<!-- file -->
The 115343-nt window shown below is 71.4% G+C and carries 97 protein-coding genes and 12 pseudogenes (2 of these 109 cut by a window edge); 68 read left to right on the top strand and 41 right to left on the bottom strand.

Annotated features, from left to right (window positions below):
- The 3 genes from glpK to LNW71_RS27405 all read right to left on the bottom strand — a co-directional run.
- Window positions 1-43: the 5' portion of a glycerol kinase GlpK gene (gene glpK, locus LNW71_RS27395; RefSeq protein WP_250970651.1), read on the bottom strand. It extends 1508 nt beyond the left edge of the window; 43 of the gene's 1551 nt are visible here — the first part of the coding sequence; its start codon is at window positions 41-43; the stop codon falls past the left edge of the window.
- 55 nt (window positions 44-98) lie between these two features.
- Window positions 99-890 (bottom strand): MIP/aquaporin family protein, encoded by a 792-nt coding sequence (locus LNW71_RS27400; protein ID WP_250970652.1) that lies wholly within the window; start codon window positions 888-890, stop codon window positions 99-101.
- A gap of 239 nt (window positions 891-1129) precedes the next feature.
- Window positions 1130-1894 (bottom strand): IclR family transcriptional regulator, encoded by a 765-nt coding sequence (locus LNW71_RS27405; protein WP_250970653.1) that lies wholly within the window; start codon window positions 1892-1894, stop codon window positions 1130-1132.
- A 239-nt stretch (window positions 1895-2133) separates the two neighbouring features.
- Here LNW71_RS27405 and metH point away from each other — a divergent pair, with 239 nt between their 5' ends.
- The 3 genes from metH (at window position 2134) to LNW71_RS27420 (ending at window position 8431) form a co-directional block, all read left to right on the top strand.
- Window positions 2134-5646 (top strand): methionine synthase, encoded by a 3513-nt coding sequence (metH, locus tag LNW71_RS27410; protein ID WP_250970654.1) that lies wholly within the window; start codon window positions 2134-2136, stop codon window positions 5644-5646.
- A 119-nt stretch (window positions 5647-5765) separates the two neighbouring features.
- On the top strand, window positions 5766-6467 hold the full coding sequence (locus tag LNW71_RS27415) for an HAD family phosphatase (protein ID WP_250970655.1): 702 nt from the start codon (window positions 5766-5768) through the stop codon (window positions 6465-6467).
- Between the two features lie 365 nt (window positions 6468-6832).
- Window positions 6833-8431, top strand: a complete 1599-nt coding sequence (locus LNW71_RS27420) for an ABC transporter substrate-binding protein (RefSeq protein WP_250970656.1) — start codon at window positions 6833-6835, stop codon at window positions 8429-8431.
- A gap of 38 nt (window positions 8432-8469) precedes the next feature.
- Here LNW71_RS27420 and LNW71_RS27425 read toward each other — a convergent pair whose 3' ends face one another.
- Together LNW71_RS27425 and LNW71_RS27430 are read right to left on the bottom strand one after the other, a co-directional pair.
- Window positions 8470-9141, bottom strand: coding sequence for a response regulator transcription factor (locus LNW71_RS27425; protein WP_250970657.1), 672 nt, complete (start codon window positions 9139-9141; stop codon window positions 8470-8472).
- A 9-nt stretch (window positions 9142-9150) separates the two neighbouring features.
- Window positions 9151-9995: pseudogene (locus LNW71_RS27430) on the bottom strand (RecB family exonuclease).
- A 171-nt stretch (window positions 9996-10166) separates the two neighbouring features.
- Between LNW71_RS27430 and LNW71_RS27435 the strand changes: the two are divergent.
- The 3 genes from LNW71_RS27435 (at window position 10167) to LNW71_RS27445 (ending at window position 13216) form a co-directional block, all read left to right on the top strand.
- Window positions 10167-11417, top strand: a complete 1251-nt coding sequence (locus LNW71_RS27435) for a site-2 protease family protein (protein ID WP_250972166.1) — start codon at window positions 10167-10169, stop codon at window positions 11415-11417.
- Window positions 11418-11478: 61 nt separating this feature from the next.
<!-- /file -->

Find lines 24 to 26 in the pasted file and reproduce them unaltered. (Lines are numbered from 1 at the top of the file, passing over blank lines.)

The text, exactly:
- Between LNW71_RS27430 and LNW71_RS27435 the strand changes: the two are divergent.
- The 3 genes from LNW71_RS27435 (at window position 10167) to LNW71_RS27445 (ending at window position 13216) form a co-directional block, all read left to right on the top strand.
- Window positions 10167-11417, top strand: a complete 1251-nt coding sequence (locus LNW71_RS27435) for a site-2 protease family protein (protein ID WP_250972166.1) — start codon at window positions 10167-10169, stop codon at window positions 11415-11417.